BY MICHAEL SCHWARZ
Observing events in the summer of 1787 from his diplomatic post at Paris, Thomas Jefferson referred to the sitting Constitutional Convention in America as “an assembly of demigods” likely to reach “good and wise” decisions. By contrast, in 1913 progressive historian Charles Beard described the Convention in economic terms as a cabal of propertied elites; the Convention’s delegates, according to Beard, were “immediately, directly, and personally interested in, and derived economic advantages from, the establishment of the new system.”
Perhaps the most meaningful line of division in modern American politics is not between Republicans and Democrats but between those who embrace the positive, Jeffersonian view of the Convention (as well as the broader American Founding) and those who accept the cynical, Beardian interpretation. Modern espousers of the Beardian view, for instance, joined in recent decades by peddlers of race and gender theories, dismiss the Founders as self-interested, racist, sexist, dead white men whose achievements and attitudes toward government should no longer concern us. On the other hand, those who argue for the Founders’ enduring relevance tend to agree with Jefferson’s observation that the men who gathered at Philadelphia beginning in May 1787 had good intentions and achieved something noble.
Perhaps those delegates’ greatest achievement is also the most easily overlooked: the simple fact of having written a constitution. It is worth noting that the men who framed the U.S. Constitution had come of age as subjects of the British Crown. They celebrated British liberty, which, they believed, was protected by the ancient British constitution. But the British constitution did not appear on parchment. It was, put simply, a loose set of institutional arrangements designed to balance the powers of king and Parliament. Americans rebelled, in short, because they came to realize after a decade of taxes and coercive legislation that the unwritten British constitution meant whatever the rulers of the moment said it did. This, the revolutionaries concluded, was inadequate security for American liberties. So they began writing constitutions in the states and then at the national level.
The Constitutional Convention’s second great achievement appears in the finished document’s famous preamble, which begins with the words “We the People.” Demigods or otherwise, the delegates lacked power to impose their work on their fellow citizens. As James Madison repeatedly noted, it was not the Constitutional Convention but rather the people’s state ratifying conventions that breathed life into the document. The U.S. Constitution did not evolve over time as a series of institutional arrangements; it was, as Alexander Hamilton tells us, a product of “reflection and choice” on the part of the citizens who adopted it.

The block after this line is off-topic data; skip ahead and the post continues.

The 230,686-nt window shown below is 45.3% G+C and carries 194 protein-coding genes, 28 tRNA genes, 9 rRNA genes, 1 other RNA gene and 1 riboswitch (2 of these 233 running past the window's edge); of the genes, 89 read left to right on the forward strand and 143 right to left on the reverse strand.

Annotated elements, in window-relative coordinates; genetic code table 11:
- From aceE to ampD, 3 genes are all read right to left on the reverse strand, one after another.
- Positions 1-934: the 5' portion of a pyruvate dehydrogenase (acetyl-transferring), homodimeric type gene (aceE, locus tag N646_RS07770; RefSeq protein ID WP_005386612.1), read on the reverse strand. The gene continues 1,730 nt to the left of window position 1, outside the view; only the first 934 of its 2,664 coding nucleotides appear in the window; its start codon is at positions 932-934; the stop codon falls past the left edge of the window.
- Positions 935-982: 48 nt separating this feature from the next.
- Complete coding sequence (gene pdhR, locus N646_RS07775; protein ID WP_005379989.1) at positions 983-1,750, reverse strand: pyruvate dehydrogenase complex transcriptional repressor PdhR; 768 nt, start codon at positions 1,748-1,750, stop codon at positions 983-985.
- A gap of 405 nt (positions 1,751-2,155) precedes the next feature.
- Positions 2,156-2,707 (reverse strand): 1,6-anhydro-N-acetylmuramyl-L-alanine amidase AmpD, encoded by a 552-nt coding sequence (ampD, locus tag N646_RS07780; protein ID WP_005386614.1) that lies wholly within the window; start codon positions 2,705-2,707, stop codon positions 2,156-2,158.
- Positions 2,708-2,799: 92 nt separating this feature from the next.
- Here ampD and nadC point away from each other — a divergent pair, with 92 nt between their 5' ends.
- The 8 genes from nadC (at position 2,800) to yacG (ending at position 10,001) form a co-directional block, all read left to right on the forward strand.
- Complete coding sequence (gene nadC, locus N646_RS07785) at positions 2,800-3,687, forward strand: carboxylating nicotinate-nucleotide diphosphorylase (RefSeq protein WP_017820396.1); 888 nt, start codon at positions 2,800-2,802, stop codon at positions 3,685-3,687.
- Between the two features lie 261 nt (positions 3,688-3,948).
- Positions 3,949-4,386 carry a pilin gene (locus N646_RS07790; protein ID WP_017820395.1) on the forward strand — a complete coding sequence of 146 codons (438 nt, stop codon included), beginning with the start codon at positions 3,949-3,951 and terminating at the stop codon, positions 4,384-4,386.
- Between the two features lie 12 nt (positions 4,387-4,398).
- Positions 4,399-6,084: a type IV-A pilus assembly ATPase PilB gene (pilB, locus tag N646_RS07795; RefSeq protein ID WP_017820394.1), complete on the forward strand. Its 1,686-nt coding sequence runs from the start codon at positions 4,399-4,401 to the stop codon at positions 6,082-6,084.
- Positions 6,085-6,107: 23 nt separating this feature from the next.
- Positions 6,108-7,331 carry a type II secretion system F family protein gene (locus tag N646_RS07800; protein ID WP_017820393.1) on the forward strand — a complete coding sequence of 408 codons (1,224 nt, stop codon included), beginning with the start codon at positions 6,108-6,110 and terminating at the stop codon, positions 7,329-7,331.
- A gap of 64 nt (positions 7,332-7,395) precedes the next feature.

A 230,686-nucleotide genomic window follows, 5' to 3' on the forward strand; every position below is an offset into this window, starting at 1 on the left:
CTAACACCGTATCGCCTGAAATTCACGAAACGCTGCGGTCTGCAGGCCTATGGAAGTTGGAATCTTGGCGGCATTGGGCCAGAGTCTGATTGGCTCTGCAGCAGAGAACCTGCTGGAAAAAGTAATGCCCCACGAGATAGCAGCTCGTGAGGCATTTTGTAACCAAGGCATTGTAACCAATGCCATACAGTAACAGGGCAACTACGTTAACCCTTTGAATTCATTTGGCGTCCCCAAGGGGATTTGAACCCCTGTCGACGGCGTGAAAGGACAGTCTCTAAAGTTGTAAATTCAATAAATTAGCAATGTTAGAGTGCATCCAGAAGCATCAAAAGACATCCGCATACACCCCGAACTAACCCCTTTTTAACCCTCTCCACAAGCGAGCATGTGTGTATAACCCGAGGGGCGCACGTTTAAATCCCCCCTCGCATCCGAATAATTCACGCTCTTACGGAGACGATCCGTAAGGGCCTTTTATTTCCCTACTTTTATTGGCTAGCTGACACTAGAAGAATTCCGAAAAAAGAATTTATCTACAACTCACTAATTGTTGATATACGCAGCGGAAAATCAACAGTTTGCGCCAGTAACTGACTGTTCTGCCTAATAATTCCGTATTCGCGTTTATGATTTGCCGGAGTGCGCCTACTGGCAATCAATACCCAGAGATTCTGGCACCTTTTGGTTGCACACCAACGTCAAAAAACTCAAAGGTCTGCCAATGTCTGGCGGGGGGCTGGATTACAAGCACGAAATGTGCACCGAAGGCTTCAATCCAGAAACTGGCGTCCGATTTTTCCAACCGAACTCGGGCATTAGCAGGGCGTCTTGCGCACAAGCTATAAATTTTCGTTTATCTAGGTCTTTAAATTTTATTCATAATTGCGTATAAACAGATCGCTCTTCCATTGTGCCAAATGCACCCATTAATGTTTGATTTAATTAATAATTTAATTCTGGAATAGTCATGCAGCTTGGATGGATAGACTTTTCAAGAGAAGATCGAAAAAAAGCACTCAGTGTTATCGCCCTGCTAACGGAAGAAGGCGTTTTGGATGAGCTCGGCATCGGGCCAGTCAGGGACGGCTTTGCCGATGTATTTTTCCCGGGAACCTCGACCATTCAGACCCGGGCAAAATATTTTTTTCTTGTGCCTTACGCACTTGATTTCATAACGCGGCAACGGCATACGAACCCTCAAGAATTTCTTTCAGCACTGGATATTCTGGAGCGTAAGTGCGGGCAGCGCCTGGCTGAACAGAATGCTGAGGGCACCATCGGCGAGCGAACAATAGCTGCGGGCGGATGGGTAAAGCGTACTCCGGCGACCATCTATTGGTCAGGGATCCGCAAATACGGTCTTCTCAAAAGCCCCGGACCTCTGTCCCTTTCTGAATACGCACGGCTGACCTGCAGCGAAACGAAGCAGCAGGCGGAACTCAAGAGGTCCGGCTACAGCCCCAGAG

Modern progressive statists demand that we treat our Constitution as a “living” document. In this they are not progressive but regressive, insisting, perhaps unwittingly, upon a return to the days of the unwritten British constitution. Americans, therefore, who wish to preserve limited and constitutional self-government, would do well to follow Jefferson and reflect with pride upon the Convention’s achievements, for it is the only way to preserve them.
Michael Schwarz is an Assistant Professor of History at Ashland University. He teaches undergraduate Ashbrook Scholars as well as teachers enrolled in Ashbrook’s Master of Arts in American History and Government.
Explore the many resources on the Constitutional Convention offered on Ashbrook’s Teaching American History website:
- An Introduction to the Convention with an overview of the questions delegates faced;
- A variety of detailed narratives of the events, including The Constitutional Convention as a Four Act Drama, a Day-by-Day Summary of the Convention, and a discussion of Major Themes at the Constitutional Convention,
- Biographical information on delegates to the Convention a list of committee assignments, and a record of who attended at critical moments in the debate;
- Testimony of the attendees themselves, in the form of correspondence and James Madison’s Notes of Debates in the Federal Convention of 1787;
- An interactive version of Christy’s Scene at the Signing of the Constitution of the United States as well as additional artistic interpretations of the Constitutional Convention;
- An Interactive Map of Historic Philadelphia in the Late 18th Century, which, along with an account of the Entertainment of George Washington at City Tavern in Philadelphia, will give readers an idea of what it meant to be one of the delegates in Philadelphia during that long steamy summer.